Don’t get me wrong. I am so grateful that Dessa and Cobbie gave us the opportunity to relax, process, and ask more questions in a safe place. I thoroughly enjoyed the great snorkeling, beautiful sunsets each night, and time to build relationships with our community and our site coordinators. It just feels weird and uncomfortable to take that time to process when so many of the people who welcomed us and fed us do not have that time to just sit and process. So I guess the point of this post is that this year is already changing me. Even when I am comfortable, I still have this underlying sense of discomfort. Will I ever be able to enjoy a relaxing vacation again? Who knows? I think I have truly experienced the presence of the corn in my foot, an illustration that one of our leaders on cultural competency used during (dis)orientation. I am thankful for the presence of that corn, that annoying thing that just won't go away, but I am still unsure what God wants me to do with it.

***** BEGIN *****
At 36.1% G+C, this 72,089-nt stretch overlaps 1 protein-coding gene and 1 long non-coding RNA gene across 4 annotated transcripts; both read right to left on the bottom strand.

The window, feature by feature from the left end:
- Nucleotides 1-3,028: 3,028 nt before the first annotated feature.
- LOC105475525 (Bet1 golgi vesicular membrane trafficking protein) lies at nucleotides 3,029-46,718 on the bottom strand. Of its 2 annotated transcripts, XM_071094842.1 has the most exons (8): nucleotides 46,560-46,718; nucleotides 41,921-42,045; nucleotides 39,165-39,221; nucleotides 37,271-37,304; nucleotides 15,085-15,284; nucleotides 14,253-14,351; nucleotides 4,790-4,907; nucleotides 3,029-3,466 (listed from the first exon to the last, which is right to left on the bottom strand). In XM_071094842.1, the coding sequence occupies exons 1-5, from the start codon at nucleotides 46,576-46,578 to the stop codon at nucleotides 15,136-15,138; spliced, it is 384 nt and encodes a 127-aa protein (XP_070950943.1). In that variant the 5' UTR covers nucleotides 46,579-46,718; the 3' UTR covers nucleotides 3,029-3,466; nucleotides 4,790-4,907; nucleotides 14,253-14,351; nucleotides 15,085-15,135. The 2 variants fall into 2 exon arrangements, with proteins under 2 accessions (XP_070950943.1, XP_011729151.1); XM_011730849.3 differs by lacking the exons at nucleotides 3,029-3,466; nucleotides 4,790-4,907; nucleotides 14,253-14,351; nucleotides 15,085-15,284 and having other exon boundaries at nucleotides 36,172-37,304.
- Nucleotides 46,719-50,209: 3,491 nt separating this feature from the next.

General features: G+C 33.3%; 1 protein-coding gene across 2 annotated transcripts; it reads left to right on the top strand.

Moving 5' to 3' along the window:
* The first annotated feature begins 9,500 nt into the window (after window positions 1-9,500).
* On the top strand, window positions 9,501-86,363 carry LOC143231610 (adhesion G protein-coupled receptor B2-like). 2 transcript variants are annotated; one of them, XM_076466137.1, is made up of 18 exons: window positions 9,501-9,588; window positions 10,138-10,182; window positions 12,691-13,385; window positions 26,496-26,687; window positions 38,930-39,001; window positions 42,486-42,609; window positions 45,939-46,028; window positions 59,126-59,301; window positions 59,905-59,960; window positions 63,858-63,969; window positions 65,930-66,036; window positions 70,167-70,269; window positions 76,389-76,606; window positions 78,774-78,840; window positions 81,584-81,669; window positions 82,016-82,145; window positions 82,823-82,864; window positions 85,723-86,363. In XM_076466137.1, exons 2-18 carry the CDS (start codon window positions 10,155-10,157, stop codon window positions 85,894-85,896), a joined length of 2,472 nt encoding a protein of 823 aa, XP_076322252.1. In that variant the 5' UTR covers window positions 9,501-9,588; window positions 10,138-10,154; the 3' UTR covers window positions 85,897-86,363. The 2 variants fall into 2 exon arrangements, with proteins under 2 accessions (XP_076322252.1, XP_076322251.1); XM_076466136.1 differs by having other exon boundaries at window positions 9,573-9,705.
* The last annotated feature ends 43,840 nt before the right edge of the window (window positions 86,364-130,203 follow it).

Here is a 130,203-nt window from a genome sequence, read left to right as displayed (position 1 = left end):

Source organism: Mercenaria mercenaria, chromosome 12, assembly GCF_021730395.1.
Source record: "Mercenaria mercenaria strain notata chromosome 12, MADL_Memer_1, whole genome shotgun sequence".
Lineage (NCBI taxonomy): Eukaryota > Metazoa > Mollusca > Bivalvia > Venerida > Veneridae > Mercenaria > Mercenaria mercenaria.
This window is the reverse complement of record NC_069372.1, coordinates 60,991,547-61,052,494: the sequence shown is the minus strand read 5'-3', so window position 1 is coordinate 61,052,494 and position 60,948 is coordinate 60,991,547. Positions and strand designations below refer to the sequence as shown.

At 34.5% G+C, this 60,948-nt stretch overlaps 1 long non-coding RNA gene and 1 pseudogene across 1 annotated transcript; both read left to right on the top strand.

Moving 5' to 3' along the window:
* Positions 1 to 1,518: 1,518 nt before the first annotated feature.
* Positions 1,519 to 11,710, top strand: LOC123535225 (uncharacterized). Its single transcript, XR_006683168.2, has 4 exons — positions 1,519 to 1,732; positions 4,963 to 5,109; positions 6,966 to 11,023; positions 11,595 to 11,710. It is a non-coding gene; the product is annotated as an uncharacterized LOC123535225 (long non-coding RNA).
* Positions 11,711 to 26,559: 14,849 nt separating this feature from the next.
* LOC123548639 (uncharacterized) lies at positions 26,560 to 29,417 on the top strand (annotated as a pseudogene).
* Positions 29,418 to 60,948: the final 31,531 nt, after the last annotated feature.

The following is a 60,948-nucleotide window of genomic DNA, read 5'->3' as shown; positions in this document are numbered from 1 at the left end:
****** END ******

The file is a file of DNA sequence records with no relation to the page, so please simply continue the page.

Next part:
One of the incredibly colorful sunsets we had the opportunity to witness

*A note on my use of the word Filipin@: at (dis)orientation, I first saw the use of the word Latin@ to describe both Latinos and Latinas. It is a way to include women in languages that have a heavily gendered way of describing groups. For example, 100 women and 1 man would traditionally be a group of Latinos despite the overwhelming majority of women in the group.